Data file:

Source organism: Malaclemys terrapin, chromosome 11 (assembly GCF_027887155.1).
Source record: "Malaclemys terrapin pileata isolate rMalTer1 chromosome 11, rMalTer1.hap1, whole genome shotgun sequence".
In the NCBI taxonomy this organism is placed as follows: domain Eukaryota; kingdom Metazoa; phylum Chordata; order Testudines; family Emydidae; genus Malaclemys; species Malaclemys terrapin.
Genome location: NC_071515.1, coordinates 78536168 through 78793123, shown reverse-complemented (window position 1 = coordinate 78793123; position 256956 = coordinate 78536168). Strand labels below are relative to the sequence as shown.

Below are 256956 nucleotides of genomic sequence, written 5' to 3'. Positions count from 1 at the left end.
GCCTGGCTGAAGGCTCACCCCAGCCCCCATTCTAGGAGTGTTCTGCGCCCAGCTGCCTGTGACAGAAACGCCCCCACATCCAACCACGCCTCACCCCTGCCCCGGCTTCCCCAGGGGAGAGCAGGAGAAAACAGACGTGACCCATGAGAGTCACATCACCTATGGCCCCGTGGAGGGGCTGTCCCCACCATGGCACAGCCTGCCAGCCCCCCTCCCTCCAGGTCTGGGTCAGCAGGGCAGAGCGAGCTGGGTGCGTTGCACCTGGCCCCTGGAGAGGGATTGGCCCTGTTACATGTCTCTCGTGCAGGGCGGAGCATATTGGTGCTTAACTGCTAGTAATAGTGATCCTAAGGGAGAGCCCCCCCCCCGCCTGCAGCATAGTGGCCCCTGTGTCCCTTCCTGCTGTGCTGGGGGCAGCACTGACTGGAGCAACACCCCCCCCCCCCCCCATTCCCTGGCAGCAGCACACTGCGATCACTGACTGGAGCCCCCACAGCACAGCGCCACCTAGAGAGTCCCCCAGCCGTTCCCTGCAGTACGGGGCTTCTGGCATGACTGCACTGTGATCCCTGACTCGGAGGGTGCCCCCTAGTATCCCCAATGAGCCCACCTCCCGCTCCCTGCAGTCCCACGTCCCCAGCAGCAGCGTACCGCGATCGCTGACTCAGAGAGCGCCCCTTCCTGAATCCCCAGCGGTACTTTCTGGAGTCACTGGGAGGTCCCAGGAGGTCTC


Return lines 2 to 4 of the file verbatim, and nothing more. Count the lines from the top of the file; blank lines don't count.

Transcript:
Source record: "Malaclemys terrapin pileata isolate rMalTer1 chromosome 11, rMalTer1.hap1, whole genome shotgun sequence".
In the NCBI taxonomy this organism is placed as follows: domain Eukaryota; kingdom Metazoa; phylum Chordata; order Testudines; family Emydidae; genus Malaclemys; species Malaclemys terrapin.
Genome location: NC_071515.1, coordinates 78536168 through 78793123, shown reverse-complemented (window position 1 = coordinate 78793123; position 256956 = coordinate 78536168). Strand labels below are relative to the sequence as shown.